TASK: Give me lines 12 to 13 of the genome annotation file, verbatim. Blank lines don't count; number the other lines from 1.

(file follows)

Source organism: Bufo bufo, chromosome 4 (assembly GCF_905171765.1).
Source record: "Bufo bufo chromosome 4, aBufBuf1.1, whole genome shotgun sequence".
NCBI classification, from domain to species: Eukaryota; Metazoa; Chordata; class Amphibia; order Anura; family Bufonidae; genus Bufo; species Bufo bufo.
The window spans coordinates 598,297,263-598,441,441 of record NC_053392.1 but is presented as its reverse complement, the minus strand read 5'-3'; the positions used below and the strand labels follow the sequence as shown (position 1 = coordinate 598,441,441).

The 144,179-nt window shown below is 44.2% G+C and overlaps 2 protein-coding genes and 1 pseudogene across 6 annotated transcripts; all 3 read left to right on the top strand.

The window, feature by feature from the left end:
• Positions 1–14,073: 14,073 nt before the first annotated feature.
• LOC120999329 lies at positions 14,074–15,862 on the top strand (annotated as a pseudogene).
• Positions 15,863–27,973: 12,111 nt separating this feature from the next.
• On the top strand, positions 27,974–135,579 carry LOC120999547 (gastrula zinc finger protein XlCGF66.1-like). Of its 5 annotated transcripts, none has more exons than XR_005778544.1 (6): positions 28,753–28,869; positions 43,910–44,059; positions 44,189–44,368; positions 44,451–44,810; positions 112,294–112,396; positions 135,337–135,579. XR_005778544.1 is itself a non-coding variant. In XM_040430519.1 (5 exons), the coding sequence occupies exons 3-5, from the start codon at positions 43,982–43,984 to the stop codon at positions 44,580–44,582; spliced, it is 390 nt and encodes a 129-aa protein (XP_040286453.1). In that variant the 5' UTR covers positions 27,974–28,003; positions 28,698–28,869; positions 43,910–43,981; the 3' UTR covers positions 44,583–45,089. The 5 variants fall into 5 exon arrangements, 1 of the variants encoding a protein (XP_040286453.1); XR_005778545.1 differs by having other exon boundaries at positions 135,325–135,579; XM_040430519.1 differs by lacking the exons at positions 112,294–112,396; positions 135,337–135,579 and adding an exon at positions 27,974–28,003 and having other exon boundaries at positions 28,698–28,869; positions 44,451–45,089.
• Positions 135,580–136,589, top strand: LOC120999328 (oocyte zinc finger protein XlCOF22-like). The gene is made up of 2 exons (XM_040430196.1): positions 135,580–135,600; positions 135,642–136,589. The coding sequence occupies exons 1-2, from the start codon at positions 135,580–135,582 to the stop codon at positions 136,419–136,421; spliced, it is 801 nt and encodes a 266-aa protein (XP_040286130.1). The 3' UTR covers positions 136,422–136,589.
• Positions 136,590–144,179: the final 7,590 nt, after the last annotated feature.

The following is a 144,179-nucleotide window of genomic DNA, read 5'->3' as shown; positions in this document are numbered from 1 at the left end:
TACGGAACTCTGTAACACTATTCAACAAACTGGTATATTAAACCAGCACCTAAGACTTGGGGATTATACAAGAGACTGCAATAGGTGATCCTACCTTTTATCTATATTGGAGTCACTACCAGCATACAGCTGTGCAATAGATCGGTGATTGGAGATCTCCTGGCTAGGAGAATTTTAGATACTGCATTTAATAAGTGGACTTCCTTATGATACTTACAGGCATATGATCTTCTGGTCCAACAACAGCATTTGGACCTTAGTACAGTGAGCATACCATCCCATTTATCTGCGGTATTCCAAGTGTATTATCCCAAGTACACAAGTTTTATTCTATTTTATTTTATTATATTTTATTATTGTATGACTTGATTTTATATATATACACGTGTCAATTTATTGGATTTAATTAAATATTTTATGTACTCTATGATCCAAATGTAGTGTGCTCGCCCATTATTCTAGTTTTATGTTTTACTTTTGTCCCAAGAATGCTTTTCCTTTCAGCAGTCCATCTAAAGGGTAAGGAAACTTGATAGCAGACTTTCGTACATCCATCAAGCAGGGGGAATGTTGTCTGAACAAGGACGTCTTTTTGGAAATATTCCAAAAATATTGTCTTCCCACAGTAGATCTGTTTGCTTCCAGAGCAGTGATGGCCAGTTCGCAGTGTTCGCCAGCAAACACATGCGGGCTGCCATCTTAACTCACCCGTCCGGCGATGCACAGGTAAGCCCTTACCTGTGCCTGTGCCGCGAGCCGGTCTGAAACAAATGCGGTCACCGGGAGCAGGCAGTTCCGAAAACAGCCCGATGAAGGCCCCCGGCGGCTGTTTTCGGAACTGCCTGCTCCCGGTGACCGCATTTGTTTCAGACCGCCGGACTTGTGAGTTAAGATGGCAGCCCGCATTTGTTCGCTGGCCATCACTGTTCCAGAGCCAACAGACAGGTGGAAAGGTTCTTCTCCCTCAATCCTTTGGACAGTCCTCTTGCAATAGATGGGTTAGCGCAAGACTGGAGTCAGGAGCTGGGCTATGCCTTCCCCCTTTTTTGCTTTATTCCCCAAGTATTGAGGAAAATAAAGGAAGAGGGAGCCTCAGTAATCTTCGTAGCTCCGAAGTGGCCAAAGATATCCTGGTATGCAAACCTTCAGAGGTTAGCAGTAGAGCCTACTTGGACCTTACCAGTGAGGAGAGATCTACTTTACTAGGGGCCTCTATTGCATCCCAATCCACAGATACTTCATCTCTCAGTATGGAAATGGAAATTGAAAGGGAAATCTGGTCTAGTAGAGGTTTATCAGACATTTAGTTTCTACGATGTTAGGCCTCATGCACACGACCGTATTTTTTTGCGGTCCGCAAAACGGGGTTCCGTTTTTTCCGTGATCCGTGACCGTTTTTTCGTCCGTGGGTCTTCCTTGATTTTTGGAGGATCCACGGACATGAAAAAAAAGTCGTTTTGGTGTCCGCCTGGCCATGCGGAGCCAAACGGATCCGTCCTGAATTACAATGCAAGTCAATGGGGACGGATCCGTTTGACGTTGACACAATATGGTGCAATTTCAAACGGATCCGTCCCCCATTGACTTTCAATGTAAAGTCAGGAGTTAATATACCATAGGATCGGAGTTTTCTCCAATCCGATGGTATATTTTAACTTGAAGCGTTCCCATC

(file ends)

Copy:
• Positions 136,590–144,179: the final 7,590 nt, after the last annotated feature.

The following is a 144,179-nucleotide window of genomic DNA, read 5'->3' as shown; positions in this document are numbered from 1 at the left end: